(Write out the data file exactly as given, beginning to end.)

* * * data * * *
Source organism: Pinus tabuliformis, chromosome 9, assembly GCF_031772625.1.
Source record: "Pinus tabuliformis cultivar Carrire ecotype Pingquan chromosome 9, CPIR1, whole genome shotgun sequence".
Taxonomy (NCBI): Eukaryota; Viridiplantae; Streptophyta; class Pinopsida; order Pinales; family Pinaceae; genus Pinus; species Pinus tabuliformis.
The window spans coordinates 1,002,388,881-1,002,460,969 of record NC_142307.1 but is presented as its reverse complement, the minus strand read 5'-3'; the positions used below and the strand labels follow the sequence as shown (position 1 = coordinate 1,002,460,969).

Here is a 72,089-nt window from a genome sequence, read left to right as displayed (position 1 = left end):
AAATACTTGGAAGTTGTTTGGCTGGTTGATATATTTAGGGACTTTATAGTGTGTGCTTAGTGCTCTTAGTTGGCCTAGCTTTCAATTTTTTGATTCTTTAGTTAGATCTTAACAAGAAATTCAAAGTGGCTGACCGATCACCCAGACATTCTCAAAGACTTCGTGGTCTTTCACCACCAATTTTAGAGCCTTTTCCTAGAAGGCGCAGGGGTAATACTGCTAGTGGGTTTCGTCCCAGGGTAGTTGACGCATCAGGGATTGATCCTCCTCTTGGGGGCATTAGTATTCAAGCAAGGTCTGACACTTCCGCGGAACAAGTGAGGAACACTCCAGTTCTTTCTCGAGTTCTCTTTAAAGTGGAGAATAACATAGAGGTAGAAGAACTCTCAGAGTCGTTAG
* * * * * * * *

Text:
Source organism: Pinus tabuliformis, chromosome 9, assembly GCF_031772625.1.
Source record: "Pinus tabuliformis cultivar Carrire ecotype Pingquan chromosome 9, CPIR1, whole genome shotgun sequence".
Taxonomy (NCBI): Eukaryota; Viridiplantae; Streptophyta; class Pinopsida; order Pinales; family Pinaceae; genus Pinus; species Pinus tabuliformis.
The window spans coordinates 1,002,388,881-1,002,460,969 of record NC_142307.1 but is presented as its reverse complement, the minus strand read 5'-3'; the positions used below and the strand labels follow the sequence as shown (position 1 = coordinate 1,002,460,969).

Here is a 72,089-nt window from a genome sequence, read left to right as displayed (position 1 = left end):
AAATACTTGGAAGTTGTTTGGCTGGTTGATATATTTAGGGACTTTATAGTGTGTGCTTAGTGCTCTTAGTTGGCCTAGCTTTCAATTTTTTGATTCTTTAGTTAGATCTTAACAAGAAATTCAAAGTGGCTGACCGATCACCCAGACATTCTCAAAGACTTCGTGGTCTTTCACCACCAATTTTAGAGCCTTTTCCTAGAAGGCGCAGGGGTAATACTGCTAGTGGGTTTCGTCCCAGGGTAGTTGACGCATCAGGGATTGATCCTCCTCTTGGGGGCATTAGTATTCAAGCAAGGTCTGACACTTCCGCGGAACAAGTGAGGAACACTCCAGTTCTTTCTCGAGTTCTCTTTAAAGTGGAGAATAACATAGAGGTAGAAGAACTCTCAGAGTCGTTAG